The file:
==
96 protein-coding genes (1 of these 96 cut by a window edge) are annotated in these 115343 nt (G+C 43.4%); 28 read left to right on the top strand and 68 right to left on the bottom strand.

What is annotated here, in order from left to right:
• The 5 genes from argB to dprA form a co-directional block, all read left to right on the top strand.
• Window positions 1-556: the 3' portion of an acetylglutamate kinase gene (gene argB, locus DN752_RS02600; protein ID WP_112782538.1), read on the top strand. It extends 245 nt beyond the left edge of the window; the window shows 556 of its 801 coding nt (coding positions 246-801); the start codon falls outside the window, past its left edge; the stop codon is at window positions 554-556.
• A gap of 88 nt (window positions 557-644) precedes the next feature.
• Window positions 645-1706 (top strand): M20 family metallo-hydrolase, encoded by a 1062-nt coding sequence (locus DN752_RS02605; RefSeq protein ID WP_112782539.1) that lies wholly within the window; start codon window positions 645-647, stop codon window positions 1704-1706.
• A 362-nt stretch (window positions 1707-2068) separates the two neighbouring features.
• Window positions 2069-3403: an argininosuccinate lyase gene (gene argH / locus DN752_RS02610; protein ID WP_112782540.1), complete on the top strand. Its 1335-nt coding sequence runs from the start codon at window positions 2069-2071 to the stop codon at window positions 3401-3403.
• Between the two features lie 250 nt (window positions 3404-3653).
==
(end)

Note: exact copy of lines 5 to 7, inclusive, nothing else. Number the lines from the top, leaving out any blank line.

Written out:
• A gap of 88 nt (window positions 557-644) precedes the next feature.
• Window positions 645-1706 (top strand): M20 family metallo-hydrolase, encoded by a 1062-nt coding sequence (locus DN752_RS02605; RefSeq protein ID WP_112782539.1) that lies wholly within the window; start codon window positions 645-647, stop codon window positions 1704-1706.
• A 362-nt stretch (window positions 1707-2068) separates the two neighbouring features.